Tech titan lease renewals may spur Silicon Valley real estate rebound

Five big lease renewals top 1 million square feet of office space

MOUNTAIN VIEW, CA — Lease renewals by tech titans in multiple Silicon Valley cities provide some hope that the region’s battered office sector is beginning to stabilize.

According to commercial property databases and several real estate sources, Google, Amazon, and Apple are among the high-profile tech companies that have decided to renew their leases in large office buildings.

According to real estate databases, five known major lease renewals accounted for a total of 1.13 million square feet of office space.

Here are the specifics of the lease renewals involving major technology companies that have occurred this year:

— Google has agreed to renew a lease for 411,200 square feet at 1900 to 2000 Charleston Road in Mountain View. Peery/Arrillaga is the developer who owns the property.

— Amazon has renewed two leases in Sunnyvale totaling 581,000 square feet. Renewals for 350,700 square feet at 1100 Enterprise Way and 230,300 square feet at 1050 Enterprise Way are included. The buildings are owned by the Jay Paul Co. development firm.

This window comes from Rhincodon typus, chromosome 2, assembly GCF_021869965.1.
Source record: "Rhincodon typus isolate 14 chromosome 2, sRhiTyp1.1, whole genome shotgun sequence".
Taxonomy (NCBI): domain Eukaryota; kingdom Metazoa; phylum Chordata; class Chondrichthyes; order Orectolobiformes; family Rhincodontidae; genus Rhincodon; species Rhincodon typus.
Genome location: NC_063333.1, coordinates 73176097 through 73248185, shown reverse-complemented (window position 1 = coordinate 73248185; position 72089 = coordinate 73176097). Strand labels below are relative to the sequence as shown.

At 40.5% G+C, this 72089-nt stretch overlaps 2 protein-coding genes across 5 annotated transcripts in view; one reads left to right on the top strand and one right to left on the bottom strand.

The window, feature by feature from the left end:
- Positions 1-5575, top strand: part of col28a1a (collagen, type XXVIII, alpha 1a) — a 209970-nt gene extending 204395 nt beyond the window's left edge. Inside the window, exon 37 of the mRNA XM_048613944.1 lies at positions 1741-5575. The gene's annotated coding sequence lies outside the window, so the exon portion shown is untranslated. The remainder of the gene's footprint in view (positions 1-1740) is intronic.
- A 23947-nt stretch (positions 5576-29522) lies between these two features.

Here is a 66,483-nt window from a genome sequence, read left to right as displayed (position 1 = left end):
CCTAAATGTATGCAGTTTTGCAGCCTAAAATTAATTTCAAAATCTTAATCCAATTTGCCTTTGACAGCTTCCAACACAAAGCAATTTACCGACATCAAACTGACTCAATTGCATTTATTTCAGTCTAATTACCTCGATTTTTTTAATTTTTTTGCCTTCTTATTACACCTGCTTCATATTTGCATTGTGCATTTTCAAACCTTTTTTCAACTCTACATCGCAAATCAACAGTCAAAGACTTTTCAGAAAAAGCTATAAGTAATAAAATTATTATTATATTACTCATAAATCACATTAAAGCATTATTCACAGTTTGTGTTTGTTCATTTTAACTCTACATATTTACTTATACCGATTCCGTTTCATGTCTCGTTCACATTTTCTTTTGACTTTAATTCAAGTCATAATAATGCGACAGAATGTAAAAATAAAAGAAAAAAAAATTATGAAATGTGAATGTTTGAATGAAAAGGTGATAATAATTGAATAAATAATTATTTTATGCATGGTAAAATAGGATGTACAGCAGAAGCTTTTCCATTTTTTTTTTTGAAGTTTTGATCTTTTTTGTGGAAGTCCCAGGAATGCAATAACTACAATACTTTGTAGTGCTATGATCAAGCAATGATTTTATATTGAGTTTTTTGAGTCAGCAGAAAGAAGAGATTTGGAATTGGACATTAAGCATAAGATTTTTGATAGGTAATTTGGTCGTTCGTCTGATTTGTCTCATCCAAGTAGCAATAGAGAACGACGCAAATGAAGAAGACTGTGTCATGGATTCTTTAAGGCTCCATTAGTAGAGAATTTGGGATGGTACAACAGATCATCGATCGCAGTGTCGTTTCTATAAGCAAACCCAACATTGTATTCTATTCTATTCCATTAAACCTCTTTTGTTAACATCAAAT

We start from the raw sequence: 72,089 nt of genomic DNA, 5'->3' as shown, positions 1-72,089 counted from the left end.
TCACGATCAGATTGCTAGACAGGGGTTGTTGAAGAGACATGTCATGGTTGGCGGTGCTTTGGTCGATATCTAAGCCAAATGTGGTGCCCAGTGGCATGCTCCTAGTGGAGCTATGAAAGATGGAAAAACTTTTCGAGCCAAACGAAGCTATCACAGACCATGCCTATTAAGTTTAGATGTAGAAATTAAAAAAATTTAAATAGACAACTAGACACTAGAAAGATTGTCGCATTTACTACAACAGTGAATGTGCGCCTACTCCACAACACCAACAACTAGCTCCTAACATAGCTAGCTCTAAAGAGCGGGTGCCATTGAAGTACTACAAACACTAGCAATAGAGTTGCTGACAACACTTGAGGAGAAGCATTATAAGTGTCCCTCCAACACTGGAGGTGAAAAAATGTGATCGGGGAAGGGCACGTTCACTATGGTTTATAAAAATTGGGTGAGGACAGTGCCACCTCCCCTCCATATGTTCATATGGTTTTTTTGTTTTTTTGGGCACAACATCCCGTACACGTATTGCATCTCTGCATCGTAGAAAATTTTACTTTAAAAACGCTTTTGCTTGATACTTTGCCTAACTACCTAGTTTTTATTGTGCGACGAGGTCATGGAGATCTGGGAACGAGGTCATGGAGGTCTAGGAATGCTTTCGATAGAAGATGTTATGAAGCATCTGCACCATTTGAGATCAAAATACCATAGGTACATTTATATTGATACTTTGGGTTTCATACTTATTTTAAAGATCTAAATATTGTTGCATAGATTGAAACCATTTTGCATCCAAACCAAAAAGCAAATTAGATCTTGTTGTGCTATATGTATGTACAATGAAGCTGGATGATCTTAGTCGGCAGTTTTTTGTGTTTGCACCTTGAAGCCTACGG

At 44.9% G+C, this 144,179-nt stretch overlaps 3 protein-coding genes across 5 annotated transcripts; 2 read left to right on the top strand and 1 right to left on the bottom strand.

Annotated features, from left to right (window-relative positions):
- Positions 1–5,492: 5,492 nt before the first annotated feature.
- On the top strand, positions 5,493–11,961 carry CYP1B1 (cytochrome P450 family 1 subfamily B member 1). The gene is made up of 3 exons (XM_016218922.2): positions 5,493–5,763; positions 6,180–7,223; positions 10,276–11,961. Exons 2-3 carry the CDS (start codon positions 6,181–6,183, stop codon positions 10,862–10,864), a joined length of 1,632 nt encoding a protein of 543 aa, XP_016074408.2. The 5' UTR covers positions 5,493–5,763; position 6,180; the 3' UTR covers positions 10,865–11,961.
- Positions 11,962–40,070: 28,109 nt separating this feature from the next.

— Apple has agreed to a 59,400-square-foot lease renewal at 5425 Stevens Creek Boulevard in Cupertino.

— Sony has agreed to renew a lease for 79,900 square feet at 1730 North First Street in San Jose.

These transactions, along with separate transactions involving purchases, provide a welcome diversion from the economic maladies that continue to plague the Bay Area’s feeble office market in the post-coronavirus era.

Lam Research paid $250 million for three Fremont buildings and two Livermore buildings on September 22. Lam had already been leasing the buildings, and the deal solidifies the semiconductor equipment manufacturer’s Bay Area presence.

On September 9, a Midwest investment group paid slightly less than $192.5 million for a five-building office and research campus in Milpitas. Western Digital, which sold the property to the real estate buyer, signed a lease to remain in the tech campus until 2039.

According to Colliers, a commercial real estate firm, the property purchases and lease renewals were among the few bright spots in an otherwise bleak third quarter for the Silicon Valley office market from July to September.

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